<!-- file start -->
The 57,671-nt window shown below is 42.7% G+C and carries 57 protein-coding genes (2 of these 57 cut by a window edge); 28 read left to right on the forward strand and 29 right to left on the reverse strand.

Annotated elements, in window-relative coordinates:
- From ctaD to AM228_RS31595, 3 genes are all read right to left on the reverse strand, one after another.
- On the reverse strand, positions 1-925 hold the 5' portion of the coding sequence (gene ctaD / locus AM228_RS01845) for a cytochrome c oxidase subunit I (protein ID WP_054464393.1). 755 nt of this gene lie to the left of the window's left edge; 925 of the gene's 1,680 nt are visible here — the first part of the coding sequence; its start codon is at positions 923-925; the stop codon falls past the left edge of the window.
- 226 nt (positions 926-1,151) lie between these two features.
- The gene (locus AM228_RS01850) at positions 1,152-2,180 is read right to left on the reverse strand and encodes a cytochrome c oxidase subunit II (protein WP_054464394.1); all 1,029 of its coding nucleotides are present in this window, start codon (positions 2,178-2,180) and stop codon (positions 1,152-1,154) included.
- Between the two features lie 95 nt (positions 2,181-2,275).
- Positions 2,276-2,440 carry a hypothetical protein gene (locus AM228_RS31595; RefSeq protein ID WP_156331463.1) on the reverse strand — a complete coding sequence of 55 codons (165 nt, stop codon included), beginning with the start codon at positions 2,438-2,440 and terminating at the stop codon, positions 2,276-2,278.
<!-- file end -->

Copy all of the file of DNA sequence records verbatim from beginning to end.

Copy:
The 57,671-nt window shown below is 42.7% G+C and carries 57 protein-coding genes (2 of these 57 cut by a window edge); 28 read left to right on the forward strand and 29 right to left on the reverse strand.

Annotated elements, in window-relative coordinates:
- From ctaD to AM228_RS31595, 3 genes are all read right to left on the reverse strand, one after another.
- On the reverse strand, positions 1-925 hold the 5' portion of the coding sequence (gene ctaD / locus AM228_RS01845) for a cytochrome c oxidase subunit I (protein ID WP_054464393.1). 755 nt of this gene lie to the left of the window's left edge; 925 of the gene's 1,680 nt are visible here — the first part of the coding sequence; its start codon is at positions 923-925; the stop codon falls past the left edge of the window.
- 226 nt (positions 926-1,151) lie between these two features.
- The gene (locus AM228_RS01850) at positions 1,152-2,180 is read right to left on the reverse strand and encodes a cytochrome c oxidase subunit II (protein WP_054464394.1); all 1,029 of its coding nucleotides are present in this window, start codon (positions 2,178-2,180) and stop codon (positions 1,152-1,154) included.
- Between the two features lie 95 nt (positions 2,181-2,275).
- Positions 2,276-2,440 carry a hypothetical protein gene (locus AM228_RS31595; RefSeq protein ID WP_156331463.1) on the reverse strand — a complete coding sequence of 55 codons (165 nt, stop codon included), beginning with the start codon at positions 2,438-2,440 and terminating at the stop codon, positions 2,276-2,278.